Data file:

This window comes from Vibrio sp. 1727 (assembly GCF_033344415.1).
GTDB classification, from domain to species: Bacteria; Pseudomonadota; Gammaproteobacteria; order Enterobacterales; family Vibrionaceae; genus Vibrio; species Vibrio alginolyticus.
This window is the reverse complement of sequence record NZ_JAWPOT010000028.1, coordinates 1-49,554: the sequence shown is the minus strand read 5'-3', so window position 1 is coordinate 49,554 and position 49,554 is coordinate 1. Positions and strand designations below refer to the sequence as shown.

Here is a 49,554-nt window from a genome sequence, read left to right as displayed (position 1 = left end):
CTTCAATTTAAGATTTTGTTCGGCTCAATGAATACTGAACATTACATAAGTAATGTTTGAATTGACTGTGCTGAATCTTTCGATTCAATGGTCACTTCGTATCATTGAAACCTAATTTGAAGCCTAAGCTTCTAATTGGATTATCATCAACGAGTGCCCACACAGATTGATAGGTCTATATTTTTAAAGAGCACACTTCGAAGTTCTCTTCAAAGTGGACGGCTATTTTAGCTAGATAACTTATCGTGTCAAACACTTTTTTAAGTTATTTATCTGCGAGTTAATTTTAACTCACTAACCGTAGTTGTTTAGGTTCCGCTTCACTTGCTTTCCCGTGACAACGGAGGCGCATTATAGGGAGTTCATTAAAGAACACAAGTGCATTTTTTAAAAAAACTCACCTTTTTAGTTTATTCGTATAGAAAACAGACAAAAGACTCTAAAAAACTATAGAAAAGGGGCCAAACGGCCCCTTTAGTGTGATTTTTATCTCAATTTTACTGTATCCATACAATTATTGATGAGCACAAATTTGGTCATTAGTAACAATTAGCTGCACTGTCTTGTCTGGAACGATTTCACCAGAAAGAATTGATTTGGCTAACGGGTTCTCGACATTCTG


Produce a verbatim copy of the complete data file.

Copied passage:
This window comes from Vibrio sp. 1727 (assembly GCF_033344415.1).
GTDB classification, from domain to species: Bacteria; Pseudomonadota; Gammaproteobacteria; order Enterobacterales; family Vibrionaceae; genus Vibrio; species Vibrio alginolyticus.
This window is the reverse complement of sequence record NZ_JAWPOT010000028.1, coordinates 1-49,554: the sequence shown is the minus strand read 5'-3', so window position 1 is coordinate 49,554 and position 49,554 is coordinate 1. Positions and strand designations below refer to the sequence as shown.

Here is a 49,554-nt window from a genome sequence, read left to right as displayed (position 1 = left end):
CTTCAATTTAAGATTTTGTTCGGCTCAATGAATACTGAACATTACATAAGTAATGTTTGAATTGACTGTGCTGAATCTTTCGATTCAATGGTCACTTCGTATCATTGAAACCTAATTTGAAGCCTAAGCTTCTAATTGGATTATCATCAACGAGTGCCCACACAGATTGATAGGTCTATATTTTTAAAGAGCACACTTCGAAGTTCTCTTCAAAGTGGACGGCTATTTTAGCTAGATAACTTATCGTGTCAAACACTTTTTTAAGTTATTTATCTGCGAGTTAATTTTAACTCACTAACCGTAGTTGTTTAGGTTCCGCTTCACTTGCTTTCCCGTGACAACGGAGGCGCATTATAGGGAGTTCATTAAAGAACACAAGTGCATTTTTTAAAAAAACTCACCTTTTTAGTTTATTCGTATAGAAAACAGACAAAAGACTCTAAAAAACTATAGAAAAGGGGCCAAACGGCCCCTTTAGTGTGATTTTTATCTCAATTTTACTGTATCCATACAATTATTGATGAGCACAAATTTGGTCATTAGTAACAATTAGCTGCACTGTCTTGTCTGGAACGATTTCACCAGAAAGAATTGATTTGGCTAACGGGTTCTCGACATTCTG